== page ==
In early April Apple and Google announced a joint effort to "enable the use of Bluetooth technology to help governments and health agencies reduce the spread of the virus, with user privacy and security central to the design." The two part plan began rollout in May with phase one; phase two is currently underway.
Phase one of the collaboration involved both companies releasing APIs that would allow interoperability between Android and iOS devices while using contact tracing apps issued by local health authorities. This manifested on the Apple side in May with iOS 13.5 which included the option to opt in to exposure logging.
Phase two was to "enable a broader Bluetooth-based contact tracing platform by building this functionality into the underlying platforms." This has now arrived in iOS 13.7 in the form of Exposure Notifications. Exposure Notifications basically work by phones keeping track of what other phones they have been in proximity with for a long enough time to be considered a potential exposure to the coronavirus. If the owner of one of those phones later reports being infected, the owner of the other phone will receive a notification that they were potentially exposed. Obviously this raises all kinds of privacy concerns that Google and Apple have addressed with detailed documentation. The following infographic illustrates how the exposure notification works:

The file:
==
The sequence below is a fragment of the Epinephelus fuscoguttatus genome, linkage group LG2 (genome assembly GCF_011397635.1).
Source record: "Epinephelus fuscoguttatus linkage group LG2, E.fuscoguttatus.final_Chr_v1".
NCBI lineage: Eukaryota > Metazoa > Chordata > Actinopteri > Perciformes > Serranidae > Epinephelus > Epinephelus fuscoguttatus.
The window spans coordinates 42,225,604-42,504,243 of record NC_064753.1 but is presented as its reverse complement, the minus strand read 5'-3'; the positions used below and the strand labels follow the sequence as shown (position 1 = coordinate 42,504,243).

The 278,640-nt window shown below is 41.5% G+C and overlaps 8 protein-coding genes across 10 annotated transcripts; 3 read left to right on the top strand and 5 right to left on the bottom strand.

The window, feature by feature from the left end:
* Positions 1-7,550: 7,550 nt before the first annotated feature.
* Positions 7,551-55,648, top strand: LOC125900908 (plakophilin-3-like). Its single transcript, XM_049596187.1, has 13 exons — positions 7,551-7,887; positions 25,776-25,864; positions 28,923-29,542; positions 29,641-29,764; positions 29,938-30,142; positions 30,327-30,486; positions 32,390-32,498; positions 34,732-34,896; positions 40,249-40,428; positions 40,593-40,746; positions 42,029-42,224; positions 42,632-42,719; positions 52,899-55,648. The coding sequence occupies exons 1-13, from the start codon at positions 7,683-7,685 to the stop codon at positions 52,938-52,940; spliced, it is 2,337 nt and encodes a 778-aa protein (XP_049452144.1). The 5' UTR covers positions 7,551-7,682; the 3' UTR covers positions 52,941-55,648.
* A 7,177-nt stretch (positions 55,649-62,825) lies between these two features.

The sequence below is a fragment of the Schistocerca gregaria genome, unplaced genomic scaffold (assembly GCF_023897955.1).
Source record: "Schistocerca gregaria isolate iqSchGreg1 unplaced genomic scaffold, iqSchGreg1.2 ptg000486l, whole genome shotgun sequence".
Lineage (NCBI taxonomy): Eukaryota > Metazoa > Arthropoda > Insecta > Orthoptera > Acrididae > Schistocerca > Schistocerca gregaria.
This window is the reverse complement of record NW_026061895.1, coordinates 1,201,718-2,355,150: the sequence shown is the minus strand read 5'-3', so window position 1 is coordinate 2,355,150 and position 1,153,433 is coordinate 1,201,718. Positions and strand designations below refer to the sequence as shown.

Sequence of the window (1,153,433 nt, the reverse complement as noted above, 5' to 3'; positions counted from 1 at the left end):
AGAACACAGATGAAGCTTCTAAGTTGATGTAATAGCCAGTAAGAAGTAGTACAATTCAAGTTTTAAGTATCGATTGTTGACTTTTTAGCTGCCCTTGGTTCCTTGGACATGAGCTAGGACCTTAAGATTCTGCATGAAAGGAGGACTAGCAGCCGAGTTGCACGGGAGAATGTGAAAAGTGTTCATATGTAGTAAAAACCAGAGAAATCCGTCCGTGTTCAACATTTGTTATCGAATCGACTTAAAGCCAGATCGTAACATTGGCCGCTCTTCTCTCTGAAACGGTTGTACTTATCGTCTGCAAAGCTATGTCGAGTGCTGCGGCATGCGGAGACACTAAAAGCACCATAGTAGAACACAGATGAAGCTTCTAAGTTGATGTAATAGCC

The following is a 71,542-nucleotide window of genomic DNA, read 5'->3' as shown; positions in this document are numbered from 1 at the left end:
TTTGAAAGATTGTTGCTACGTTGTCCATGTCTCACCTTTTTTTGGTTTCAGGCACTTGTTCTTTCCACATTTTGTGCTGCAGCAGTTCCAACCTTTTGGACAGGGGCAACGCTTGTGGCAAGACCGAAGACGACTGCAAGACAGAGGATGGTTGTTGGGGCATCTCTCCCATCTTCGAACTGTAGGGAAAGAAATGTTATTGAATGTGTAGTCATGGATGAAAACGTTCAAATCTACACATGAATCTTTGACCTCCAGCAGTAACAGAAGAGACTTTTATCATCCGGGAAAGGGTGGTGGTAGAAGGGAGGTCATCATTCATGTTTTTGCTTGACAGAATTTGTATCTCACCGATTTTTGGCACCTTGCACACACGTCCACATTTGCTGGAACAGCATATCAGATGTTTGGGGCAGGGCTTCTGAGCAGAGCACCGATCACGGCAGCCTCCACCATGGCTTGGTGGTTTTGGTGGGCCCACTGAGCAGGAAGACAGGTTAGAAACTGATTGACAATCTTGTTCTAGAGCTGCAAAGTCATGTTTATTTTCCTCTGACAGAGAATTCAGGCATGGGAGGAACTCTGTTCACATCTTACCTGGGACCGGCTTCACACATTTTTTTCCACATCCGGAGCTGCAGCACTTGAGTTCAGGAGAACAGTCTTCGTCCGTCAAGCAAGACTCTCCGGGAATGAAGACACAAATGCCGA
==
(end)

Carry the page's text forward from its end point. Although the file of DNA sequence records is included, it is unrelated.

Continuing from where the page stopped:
- On an iPhone running iOS 13.7 or later, head to Settings -> Exposure Notifications.
- Tap on "Turn on Exposure Notifications." There is also a toggle for Availability Alerts, which notifies you when the feature is available in your area if it isn't already and should be on by default. There is also a link if you want to learn more about how the process works.
- Tap Continue on the page that pops up, then select your country, then state, province, district, etc.
- If your region has an app available you will be given a link to the App Store where you can download the app. In the U.S. very few states have apps, which may not come as a shock, but the states that do have them might surprise you.